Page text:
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https://www.youtube.com/watch?v=_4QdxpbrZgg&feature=youtu.be

Doc Robinson, the collaboration of Columbus music stalwarts Jon Elliott and Nick D’Andrea, joined us for this session in the 614 offices to share their unique brand of "Backyard BBQ Breakup music."

While here, the duo played stripped-down acoustic versions of their songs "Wilderness" and "Wild Beauty."

To hear more from Doc Robinson, follow them on your streaming platform of choice, or visit https://www.docrobinsonofficial.com/

Be sure to catch the group at Woodlands Tavern on Saturday, September 21, when they'll be joined by Hebdo, Parker Louis, Honey and Blue and many more for their Family Jamboree.

Spotify:
https://open.spotify.com/artist/5O0efDEpkqEmWbXD2zpkjz

Apple Music:
https://music.apple.com/us/artist/doc-robinson/1116027164
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Producer: Mike Thomas
Videographers: Adam Fakult, Mitch Hooper, Mike Thomas
Audio Mixing/Mastering: Jared Huntley
Video Editing: Mike Thomas
Contact: [email protected]
Website: 614now.com

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(614) Sessions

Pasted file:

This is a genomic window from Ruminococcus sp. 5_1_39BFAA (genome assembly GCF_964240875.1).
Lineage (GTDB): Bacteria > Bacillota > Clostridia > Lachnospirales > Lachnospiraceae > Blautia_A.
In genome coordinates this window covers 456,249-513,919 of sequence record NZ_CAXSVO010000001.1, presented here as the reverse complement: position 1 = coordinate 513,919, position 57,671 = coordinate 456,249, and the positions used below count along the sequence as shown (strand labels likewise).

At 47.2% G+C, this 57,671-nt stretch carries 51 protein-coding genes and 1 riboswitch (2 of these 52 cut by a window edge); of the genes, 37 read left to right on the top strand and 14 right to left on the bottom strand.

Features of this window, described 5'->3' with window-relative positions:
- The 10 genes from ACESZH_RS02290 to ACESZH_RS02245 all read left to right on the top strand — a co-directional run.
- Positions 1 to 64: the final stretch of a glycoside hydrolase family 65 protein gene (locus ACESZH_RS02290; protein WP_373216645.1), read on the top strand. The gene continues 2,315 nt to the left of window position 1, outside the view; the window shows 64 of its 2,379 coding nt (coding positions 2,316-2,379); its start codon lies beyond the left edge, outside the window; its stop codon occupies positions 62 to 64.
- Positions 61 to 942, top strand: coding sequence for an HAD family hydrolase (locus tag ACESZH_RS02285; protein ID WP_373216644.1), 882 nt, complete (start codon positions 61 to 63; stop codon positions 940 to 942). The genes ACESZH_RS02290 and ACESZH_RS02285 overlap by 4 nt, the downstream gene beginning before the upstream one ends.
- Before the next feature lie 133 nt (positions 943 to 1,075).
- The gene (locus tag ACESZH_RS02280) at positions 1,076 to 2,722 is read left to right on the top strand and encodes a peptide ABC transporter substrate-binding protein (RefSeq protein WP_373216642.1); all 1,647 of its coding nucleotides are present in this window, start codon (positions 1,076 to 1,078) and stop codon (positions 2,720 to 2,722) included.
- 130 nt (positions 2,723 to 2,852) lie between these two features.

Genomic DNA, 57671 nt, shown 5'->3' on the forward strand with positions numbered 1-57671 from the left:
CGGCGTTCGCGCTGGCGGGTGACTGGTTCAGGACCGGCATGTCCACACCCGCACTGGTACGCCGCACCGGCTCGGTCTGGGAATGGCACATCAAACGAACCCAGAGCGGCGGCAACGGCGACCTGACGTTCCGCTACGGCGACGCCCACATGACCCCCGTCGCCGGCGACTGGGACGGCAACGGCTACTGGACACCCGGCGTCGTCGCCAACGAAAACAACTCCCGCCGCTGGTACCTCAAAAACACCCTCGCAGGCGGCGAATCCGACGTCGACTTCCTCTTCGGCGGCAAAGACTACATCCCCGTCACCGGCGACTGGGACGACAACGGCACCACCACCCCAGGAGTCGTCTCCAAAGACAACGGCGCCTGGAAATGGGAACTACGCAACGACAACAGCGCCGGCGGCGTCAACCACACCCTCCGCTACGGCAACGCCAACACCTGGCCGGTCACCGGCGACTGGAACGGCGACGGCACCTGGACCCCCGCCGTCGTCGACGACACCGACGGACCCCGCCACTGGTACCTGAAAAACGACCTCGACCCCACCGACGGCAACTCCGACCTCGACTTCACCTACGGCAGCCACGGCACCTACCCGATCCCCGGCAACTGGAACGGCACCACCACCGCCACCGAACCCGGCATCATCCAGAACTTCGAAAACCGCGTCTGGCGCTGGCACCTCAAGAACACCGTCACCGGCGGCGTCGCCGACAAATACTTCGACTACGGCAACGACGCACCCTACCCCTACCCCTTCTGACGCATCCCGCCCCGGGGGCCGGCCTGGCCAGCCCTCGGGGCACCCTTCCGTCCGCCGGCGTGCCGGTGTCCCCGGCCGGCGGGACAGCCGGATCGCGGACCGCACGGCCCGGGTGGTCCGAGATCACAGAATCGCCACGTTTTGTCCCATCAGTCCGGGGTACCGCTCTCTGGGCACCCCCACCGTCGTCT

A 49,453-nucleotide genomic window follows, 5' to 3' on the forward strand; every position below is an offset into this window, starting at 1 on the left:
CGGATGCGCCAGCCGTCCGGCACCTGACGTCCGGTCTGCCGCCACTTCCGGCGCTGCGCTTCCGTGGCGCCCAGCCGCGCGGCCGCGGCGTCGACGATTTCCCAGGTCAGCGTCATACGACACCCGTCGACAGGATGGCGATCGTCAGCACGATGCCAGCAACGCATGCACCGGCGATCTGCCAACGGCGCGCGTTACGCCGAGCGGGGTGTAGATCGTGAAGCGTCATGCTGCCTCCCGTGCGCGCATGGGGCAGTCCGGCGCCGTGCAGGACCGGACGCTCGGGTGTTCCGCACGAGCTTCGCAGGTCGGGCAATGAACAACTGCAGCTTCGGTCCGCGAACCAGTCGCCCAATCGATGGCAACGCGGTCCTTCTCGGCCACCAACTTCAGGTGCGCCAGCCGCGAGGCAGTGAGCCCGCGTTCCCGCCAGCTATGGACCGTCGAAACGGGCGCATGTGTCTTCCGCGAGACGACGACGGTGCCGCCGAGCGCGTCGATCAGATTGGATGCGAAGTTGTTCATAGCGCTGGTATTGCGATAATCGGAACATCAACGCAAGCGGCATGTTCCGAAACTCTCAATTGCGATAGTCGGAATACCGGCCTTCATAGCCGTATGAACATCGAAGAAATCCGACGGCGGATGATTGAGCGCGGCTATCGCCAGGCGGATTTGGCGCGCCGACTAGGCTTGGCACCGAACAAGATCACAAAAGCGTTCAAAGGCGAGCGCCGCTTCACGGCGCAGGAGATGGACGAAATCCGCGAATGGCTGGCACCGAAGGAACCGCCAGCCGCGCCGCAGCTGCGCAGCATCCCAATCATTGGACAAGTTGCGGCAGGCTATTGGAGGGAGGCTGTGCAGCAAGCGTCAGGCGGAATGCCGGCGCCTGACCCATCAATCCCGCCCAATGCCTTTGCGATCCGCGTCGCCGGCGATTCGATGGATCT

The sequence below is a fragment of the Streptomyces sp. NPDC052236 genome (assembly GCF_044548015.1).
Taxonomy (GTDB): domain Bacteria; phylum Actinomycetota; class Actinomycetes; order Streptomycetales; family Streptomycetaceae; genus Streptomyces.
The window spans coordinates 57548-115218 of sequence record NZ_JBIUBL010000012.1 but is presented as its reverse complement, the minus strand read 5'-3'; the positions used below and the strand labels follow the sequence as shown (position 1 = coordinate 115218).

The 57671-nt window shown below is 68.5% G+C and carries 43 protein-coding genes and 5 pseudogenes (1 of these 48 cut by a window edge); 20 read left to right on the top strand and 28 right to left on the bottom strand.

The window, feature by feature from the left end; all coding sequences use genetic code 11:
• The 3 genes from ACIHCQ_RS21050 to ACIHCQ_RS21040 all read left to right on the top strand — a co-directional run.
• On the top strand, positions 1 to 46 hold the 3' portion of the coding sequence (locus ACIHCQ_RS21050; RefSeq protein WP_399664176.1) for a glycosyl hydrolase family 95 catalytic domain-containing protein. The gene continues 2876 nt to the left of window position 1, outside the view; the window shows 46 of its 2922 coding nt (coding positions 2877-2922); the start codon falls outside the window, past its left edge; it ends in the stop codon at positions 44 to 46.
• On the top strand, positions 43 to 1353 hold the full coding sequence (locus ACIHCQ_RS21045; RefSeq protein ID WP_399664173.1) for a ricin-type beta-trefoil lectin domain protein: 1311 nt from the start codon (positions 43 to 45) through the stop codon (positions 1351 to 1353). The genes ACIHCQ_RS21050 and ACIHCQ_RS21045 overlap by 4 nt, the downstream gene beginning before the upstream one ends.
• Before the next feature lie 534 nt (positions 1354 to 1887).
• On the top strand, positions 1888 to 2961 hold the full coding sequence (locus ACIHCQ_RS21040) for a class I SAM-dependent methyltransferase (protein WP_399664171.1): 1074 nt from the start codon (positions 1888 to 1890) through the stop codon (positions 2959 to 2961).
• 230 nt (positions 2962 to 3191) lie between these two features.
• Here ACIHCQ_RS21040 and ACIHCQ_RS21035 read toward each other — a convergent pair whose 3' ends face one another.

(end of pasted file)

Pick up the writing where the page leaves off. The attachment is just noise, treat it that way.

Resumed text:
(614) Sessions: The Turbos

Mike Thomas

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https://www.youtube.com/watch?v=3ThYK1D0000

The Turbos’ high-octane heroics have earned the group a fierce following in the Columbus rock scene and beyond. Combining shredding guitar virtuosity with soaring, anthemic vocals, co-frontmen Alex D. and Lucas Esterline lead the group in a sound that combines the best of the old and the new. Rounded out by the multi-talented Cameron Reck on bass and mononymous local music veteran Jahrie behind the kit, the Turbos are leading the charge for a new generation of rockers.

For the first of what we hope will be many in a new music series we're calling The (614) Sessions, The Turbos joined us in our offices for a stripped-down acoustic set. Despite leaving the electrics at home, the power of their performance was still enough to garner multiple noise complaints (sorry, neighbors).

For show dates and more, be sure to follow The Turbos on Facebook. Big thanks to the group for sharing their music as our first-ever guests in this new endeavor!

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Producer: Mike Thomas
Videographers: Mike Thomas, Adam Fakult, Mitch Hooper
Audio Mixing/Mastering: Jared Huntley Video
Editing: Mitch Hooper
Contact: [email protected]